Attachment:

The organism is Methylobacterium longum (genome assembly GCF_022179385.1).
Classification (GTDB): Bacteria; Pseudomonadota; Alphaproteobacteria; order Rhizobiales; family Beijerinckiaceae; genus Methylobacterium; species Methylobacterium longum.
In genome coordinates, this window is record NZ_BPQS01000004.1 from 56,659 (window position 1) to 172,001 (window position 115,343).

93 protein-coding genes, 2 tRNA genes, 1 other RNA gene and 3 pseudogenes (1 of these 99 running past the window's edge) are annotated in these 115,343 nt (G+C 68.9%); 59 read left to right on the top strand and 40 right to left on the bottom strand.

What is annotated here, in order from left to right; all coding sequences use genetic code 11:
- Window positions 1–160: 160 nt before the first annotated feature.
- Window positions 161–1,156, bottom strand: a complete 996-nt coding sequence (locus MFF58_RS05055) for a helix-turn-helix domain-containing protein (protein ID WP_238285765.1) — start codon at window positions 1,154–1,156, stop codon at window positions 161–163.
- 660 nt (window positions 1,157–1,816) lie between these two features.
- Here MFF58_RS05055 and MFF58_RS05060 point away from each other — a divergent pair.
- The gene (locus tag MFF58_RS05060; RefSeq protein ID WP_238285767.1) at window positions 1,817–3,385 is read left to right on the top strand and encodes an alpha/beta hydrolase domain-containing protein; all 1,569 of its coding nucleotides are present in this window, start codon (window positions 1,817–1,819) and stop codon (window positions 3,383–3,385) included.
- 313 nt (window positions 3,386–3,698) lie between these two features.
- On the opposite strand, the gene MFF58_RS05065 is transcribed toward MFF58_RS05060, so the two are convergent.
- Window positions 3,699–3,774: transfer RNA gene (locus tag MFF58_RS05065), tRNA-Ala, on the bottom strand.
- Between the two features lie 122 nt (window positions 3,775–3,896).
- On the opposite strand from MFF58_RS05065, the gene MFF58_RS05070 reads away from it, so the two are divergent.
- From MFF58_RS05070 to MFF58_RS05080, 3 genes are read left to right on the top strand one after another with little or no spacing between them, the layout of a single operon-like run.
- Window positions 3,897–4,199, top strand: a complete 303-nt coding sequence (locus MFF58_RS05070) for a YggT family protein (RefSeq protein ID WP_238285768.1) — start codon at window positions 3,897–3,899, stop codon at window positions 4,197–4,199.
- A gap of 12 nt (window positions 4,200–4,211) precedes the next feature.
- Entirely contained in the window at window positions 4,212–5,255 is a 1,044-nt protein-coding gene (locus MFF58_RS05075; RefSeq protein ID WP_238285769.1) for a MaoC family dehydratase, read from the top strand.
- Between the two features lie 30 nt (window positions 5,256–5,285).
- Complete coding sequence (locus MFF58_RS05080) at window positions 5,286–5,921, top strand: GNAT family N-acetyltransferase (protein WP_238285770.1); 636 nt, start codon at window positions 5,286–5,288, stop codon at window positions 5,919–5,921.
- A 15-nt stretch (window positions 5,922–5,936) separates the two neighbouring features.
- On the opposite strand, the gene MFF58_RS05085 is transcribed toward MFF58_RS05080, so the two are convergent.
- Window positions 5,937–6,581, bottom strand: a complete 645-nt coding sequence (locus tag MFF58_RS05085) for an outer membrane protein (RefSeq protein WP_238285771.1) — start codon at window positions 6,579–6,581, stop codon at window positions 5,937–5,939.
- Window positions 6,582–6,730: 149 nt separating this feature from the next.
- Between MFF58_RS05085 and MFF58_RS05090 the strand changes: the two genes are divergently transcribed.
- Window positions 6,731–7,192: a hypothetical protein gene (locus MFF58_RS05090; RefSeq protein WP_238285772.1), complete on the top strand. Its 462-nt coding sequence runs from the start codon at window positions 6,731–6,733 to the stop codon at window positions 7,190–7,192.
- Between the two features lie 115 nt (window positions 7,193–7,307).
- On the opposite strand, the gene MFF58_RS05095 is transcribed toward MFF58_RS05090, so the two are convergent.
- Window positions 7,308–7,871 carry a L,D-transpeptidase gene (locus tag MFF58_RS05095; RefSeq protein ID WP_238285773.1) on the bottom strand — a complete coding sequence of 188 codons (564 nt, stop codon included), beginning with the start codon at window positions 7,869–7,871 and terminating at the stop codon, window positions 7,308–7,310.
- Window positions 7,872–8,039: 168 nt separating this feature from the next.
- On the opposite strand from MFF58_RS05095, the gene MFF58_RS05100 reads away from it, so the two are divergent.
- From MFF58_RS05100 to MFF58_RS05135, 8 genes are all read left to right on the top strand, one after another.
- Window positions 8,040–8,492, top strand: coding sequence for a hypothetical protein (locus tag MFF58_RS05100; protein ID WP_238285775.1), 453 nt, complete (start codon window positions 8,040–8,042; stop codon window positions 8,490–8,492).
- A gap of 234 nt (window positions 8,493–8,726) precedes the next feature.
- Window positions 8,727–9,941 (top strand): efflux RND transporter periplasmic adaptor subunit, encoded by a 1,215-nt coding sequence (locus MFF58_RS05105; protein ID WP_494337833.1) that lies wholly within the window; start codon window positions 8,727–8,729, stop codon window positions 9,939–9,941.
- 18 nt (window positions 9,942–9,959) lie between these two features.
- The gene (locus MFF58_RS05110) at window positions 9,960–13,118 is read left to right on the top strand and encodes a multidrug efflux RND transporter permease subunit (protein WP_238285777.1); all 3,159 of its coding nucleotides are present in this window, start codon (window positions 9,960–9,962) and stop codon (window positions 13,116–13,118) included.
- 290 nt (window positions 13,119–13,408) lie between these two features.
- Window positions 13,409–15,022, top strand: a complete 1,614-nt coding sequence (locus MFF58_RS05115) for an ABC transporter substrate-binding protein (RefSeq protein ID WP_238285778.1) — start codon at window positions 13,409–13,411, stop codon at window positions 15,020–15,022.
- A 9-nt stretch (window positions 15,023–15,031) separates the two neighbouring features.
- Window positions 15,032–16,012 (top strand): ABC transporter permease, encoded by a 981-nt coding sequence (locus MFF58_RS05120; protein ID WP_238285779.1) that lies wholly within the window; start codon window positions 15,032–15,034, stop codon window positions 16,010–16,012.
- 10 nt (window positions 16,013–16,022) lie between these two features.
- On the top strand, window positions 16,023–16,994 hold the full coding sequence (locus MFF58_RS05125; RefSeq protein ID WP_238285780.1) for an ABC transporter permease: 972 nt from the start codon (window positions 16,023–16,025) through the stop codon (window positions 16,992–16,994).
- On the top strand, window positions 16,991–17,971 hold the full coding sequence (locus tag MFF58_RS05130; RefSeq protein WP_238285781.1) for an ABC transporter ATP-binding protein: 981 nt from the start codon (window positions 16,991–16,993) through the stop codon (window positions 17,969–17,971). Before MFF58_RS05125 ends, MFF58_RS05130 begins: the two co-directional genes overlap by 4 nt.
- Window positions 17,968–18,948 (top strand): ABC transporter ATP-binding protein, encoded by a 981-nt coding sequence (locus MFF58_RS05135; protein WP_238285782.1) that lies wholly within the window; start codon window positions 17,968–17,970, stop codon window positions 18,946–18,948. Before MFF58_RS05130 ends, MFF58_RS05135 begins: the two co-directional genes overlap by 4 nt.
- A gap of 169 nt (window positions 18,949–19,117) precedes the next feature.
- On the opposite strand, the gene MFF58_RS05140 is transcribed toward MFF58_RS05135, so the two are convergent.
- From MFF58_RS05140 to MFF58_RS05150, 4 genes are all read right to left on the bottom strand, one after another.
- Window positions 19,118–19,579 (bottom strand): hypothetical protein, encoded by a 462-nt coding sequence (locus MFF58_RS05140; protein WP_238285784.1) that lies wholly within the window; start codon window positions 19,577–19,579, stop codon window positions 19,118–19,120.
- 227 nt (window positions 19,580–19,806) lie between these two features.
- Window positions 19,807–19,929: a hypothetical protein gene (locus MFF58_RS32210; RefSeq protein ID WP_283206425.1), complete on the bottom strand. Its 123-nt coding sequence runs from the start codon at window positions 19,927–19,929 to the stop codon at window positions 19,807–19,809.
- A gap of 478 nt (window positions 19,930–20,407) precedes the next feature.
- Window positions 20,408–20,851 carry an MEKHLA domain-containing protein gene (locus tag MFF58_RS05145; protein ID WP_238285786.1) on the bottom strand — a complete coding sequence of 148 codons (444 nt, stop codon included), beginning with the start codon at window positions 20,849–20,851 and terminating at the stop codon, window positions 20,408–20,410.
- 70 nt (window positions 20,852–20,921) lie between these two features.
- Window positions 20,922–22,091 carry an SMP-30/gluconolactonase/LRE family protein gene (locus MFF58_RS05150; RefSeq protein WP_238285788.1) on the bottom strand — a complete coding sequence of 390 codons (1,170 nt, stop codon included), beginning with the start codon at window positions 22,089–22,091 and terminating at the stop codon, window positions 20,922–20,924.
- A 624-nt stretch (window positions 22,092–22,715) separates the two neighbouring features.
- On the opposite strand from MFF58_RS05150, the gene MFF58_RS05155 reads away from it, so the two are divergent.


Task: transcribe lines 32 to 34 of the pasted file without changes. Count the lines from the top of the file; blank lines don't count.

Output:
- On the opposite strand from MFF58_RS05095, the gene MFF58_RS05100 reads away from it, so the two are divergent.
- From MFF58_RS05100 to MFF58_RS05135, 8 genes are all read left to right on the top strand, one after another.
- Window positions 8,040–8,492, top strand: coding sequence for a hypothetical protein (locus tag MFF58_RS05100; protein ID WP_238285775.1), 453 nt, complete (start codon window positions 8,040–8,042; stop codon window positions 8,490–8,492).